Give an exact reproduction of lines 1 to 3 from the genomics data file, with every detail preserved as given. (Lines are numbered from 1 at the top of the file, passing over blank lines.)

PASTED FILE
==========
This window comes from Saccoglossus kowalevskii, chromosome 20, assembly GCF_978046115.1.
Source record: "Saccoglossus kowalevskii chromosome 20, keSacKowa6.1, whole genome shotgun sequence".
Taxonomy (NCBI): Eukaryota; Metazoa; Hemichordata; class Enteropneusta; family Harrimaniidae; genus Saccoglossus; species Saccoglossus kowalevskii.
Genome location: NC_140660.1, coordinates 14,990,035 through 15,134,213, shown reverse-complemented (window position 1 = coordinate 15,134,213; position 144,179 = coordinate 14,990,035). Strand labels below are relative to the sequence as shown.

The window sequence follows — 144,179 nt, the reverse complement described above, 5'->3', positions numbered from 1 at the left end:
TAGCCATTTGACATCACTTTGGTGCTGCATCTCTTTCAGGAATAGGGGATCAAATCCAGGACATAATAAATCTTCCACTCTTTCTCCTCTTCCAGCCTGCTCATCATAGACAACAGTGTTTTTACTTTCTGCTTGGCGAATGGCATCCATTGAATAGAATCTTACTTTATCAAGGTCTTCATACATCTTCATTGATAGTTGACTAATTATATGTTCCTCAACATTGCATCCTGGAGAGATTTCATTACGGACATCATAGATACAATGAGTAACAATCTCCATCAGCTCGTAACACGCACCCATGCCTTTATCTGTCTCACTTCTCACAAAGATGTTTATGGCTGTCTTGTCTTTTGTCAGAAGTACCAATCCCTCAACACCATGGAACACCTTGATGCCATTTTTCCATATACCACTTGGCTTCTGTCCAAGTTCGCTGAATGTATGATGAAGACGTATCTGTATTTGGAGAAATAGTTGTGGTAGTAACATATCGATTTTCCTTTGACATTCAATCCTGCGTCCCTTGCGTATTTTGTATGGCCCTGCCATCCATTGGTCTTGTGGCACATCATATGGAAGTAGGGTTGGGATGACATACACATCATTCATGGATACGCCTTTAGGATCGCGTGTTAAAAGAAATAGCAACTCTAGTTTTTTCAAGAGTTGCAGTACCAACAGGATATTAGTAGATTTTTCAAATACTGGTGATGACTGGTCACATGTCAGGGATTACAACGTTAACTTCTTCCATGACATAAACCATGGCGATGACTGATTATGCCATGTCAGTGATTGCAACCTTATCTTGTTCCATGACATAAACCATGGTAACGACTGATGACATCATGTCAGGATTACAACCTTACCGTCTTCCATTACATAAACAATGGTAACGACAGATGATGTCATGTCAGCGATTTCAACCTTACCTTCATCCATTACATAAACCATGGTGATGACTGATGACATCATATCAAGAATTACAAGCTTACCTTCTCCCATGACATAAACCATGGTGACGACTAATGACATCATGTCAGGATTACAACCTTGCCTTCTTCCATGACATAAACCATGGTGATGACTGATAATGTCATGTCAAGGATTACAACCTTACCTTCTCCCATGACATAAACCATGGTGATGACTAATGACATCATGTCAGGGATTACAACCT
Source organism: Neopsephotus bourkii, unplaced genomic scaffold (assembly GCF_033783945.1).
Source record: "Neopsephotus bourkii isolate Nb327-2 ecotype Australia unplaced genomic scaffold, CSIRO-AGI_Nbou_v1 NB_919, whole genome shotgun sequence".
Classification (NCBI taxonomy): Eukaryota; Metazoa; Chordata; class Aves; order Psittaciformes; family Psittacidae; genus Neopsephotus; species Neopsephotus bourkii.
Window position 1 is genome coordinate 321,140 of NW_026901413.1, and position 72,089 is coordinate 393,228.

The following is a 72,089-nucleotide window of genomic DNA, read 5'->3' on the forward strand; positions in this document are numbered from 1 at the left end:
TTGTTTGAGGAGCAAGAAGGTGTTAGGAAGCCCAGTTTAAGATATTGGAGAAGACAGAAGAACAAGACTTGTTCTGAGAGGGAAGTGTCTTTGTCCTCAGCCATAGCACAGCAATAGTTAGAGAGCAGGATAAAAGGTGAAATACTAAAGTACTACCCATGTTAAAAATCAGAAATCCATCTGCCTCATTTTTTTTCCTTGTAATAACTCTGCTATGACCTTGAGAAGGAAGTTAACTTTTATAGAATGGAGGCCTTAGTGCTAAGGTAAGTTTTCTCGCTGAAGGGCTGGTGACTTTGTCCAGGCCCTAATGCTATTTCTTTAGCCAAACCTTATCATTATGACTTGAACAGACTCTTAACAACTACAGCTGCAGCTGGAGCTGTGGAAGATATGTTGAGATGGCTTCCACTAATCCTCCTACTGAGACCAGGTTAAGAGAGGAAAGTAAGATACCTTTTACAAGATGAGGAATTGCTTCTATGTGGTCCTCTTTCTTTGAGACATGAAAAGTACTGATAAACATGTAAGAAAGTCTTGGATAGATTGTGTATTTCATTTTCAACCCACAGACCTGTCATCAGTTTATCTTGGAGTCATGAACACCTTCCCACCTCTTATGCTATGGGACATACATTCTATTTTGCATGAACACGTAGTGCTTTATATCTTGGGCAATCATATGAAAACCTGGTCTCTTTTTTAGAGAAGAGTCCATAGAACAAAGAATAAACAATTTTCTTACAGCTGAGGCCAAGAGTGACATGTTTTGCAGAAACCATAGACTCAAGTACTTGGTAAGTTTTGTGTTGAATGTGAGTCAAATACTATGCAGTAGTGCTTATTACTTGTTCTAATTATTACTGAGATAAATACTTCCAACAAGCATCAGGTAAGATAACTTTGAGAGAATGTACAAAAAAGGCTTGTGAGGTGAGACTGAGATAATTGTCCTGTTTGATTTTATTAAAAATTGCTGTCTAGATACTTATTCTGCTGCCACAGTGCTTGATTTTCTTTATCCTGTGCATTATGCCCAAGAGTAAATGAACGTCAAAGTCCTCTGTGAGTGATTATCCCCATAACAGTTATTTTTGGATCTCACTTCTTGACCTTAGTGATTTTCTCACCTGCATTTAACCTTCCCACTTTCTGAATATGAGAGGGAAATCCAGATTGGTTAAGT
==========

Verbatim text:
This window comes from Saccoglossus kowalevskii, chromosome 20, assembly GCF_978046115.1.
Source record: "Saccoglossus kowalevskii chromosome 20, keSacKowa6.1, whole genome shotgun sequence".
Taxonomy (NCBI): Eukaryota; Metazoa; Hemichordata; class Enteropneusta; family Harrimaniidae; genus Saccoglossus; species Saccoglossus kowalevskii.